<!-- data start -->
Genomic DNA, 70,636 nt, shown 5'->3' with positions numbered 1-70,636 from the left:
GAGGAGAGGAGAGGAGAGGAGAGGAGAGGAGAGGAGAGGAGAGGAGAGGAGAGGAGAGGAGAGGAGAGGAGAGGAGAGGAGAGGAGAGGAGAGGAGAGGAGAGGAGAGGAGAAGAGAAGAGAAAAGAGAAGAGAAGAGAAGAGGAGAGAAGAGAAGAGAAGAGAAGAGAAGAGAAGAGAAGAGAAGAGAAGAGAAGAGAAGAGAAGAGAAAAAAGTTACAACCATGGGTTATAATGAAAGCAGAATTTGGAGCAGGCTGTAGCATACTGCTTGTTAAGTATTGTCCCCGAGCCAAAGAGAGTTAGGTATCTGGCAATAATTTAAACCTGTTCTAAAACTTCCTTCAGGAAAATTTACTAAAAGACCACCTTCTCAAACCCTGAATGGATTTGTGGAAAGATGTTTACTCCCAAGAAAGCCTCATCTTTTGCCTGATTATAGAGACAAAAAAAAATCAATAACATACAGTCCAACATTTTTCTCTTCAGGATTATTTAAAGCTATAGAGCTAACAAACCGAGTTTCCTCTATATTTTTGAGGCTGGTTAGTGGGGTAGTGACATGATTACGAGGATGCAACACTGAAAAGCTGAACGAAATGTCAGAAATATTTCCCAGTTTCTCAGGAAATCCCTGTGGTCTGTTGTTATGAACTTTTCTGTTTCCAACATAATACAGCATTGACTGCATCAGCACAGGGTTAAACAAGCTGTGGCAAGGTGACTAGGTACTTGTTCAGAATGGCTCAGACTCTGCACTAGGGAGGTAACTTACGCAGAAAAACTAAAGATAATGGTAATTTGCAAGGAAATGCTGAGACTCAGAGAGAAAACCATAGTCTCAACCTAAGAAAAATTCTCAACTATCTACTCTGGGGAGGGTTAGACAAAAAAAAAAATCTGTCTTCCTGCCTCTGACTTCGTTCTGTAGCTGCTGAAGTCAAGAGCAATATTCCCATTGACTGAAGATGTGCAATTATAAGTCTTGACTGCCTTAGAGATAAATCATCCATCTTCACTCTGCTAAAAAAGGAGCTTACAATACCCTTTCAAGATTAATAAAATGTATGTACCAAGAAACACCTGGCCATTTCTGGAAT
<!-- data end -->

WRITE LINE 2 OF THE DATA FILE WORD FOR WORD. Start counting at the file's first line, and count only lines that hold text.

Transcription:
GAGGAGAGGAGAGGAGAGGAGAGGAGAGGAGAGGAGAGGAGAGGAGAGGAGAGGAGAGGAGAGGAGAGGAGAGGAGAGGAGAGGAGAGGAGAGGAGAGGAGAGGAGAGGAGAAGAGAAGAGAAAAGAGAAGAGAAGAGAAGAGGAGAGAAGAGAAGAGAAGAGAAGAGAAGAGAAGAGAAGAGAAGAGAAGAGAAGAGAAGAGAAGAGAAAAAAGTTACAACCATGGGTTATAATGAAAGCAGAATTTGGAGCAGGCTGTAGCATACTGCTTGTTAAGTATTGTCCCCGAGCCAAAGAGAGTTAGGTATCTGGCAATAATTTAAACCTGTTCTAAAACTTCCTTCAGGAAAATTTACTAAAAGACCACCTTCTCAAACCCTGAATGGATTTGTGGAAAGATGTTTACTCCCAAGAAAGCCTCATCTTTTGCCTGATTATAGAGACAAAAAAAAATCAATAACATACAGTCCAACATTTTTCTCTTCAGGATTATTTAAAGCTATAGAGCTAACAAACCGAGTTTCCTCTATATTTTTGAGGCTGGTTAGTGGGGTAGTGACATGATTACGAGGATGCAACACTGAAAAGCTGAACGAAATGTCAGAAATATTTCCCAGTTTCTCAGGAAATCCCTGTGGTCTGTTGTTATGAACTTTTCTGTTTCCAACATAATACAGCATTGACTGCATCAGCACAGGGTTAAACAAGCTGTGGCAAGGTGACTAGGTACTTGTTCAGAATGGCTCAGACTCTGCACTAGGGAGGTAACTTACGCAGAAAAACTAAAGATAATGGTAATTTGCAAGGAAATGCTGAGACTCAGAGAGAAAACCATAGTCTCAACCTAAGAAAAATTCTCAACTATCTACTCTGGGGAGGGTTAGACAAAAAAAAAAATCTGTCTTCCTGCCTCTGACTTCGTTCTGTAGCTGCTGAAGTCAAGAGCAATATTCCCATTGACTGAAGATGTGCAATTATAAGTCTTGACTGCCTTAGAGATAAATCATCCATCTTCACTCTGCTAAAAAAGGAGCTTACAATACCCTTTCAAGATTAATAAAATGTATGTACCAAGAAACACCTGGCCATTTCTGGAAT